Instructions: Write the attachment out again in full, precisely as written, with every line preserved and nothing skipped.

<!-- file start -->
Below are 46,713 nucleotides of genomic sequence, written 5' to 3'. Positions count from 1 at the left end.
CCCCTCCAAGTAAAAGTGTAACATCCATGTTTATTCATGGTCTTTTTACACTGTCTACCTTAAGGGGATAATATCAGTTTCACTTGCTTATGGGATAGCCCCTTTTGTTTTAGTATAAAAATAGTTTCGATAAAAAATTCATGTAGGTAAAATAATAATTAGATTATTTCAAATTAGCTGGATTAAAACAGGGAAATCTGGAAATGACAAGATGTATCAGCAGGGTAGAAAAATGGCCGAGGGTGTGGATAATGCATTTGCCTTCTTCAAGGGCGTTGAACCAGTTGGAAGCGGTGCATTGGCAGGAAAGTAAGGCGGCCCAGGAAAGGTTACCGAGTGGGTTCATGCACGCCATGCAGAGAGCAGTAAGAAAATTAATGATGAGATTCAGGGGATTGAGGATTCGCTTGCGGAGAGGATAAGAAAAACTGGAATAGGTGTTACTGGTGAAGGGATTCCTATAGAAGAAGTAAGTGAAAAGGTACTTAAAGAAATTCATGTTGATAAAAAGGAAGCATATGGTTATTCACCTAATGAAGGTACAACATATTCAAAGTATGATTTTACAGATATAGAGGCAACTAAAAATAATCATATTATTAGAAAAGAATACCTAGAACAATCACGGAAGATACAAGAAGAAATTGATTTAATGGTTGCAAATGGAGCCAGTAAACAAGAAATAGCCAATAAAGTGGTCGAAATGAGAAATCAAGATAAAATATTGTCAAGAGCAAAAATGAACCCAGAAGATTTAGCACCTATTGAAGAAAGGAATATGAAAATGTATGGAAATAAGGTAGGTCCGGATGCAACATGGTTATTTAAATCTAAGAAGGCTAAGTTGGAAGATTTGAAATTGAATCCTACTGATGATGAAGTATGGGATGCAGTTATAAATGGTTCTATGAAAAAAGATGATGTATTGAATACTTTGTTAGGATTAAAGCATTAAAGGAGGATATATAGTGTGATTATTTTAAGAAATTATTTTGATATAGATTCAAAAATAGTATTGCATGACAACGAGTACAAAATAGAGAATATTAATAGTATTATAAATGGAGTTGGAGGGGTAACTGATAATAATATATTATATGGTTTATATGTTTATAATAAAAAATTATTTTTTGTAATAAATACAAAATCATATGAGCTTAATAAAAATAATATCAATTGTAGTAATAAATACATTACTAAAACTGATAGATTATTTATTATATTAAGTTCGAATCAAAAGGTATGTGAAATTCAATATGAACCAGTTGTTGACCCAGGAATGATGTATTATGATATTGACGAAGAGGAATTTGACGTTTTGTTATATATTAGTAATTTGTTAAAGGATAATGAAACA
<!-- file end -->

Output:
Below are 46,713 nucleotides of genomic sequence, written 5' to 3'. Positions count from 1 at the left end.
CCCCTCCAAGTAAAAGTGTAACATCCATGTTTATTCATGGTCTTTTTACACTGTCTACCTTAAGGGGATAATATCAGTTTCACTTGCTTATGGGATAGCCCCTTTTGTTTTAGTATAAAAATAGTTTCGATAAAAAATTCATGTAGGTAAAATAATAATTAGATTATTTCAAATTAGCTGGATTAAAACAGGGAAATCTGGAAATGACAAGATGTATCAGCAGGGTAGAAAAATGGCCGAGGGTGTGGATAATGCATTTGCCTTCTTCAAGGGCGTTGAACCAGTTGGAAGCGGTGCATTGGCAGGAAAGTAAGGCGGCCCAGGAAAGGTTACCGAGTGGGTTCATGCACGCCATGCAGAGAGCAGTAAGAAAATTAATGATGAGATTCAGGGGATTGAGGATTCGCTTGCGGAGAGGATAAGAAAAACTGGAATAGGTGTTACTGGTGAAGGGATTCCTATAGAAGAAGTAAGTGAAAAGGTACTTAAAGAAATTCATGTTGATAAAAAGGAAGCATATGGTTATTCACCTAATGAAGGTACAACATATTCAAAGTATGATTTTACAGATATAGAGGCAACTAAAAATAATCATATTATTAGAAAAGAATACCTAGAACAATCACGGAAGATACAAGAAGAAATTGATTTAATGGTTGCAAATGGAGCCAGTAAACAAGAAATAGCCAATAAAGTGGTCGAAATGAGAAATCAAGATAAAATATTGTCAAGAGCAAAAATGAACCCAGAAGATTTAGCACCTATTGAAGAAAGGAATATGAAAATGTATGGAAATAAGGTAGGTCCGGATGCAACATGGTTATTTAAATCTAAGAAGGCTAAGTTGGAAGATTTGAAATTGAATCCTACTGATGATGAAGTATGGGATGCAGTTATAAATGGTTCTATGAAAAAAGATGATGTATTGAATACTTTGTTAGGATTAAAGCATTAAAGGAGGATATATAGTGTGATTATTTTAAGAAATTATTTTGATATAGATTCAAAAATAGTATTGCATGACAACGAGTACAAAATAGAGAATATTAATAGTATTATAAATGGAGTTGGAGGGGTAACTGATAATAATATATTATATGGTTTATATGTTTATAATAAAAAATTATTTTTTGTAATAAATACAAAATCATATGAGCTTAATAAAAATAATATCAATTGTAGTAATAAATACATTACTAAAACTGATAGATTATTTATTATATTAAGTTCGAATCAAAAGGTATGTGAAATTCAATATGAACCAGTTGTTGACCCAGGAATGATGTATTATGATATTGACGAAGAGGAATTTGACGTTTTGTTATATATTAGTAATTTGTTAAAGGATAATGAAACA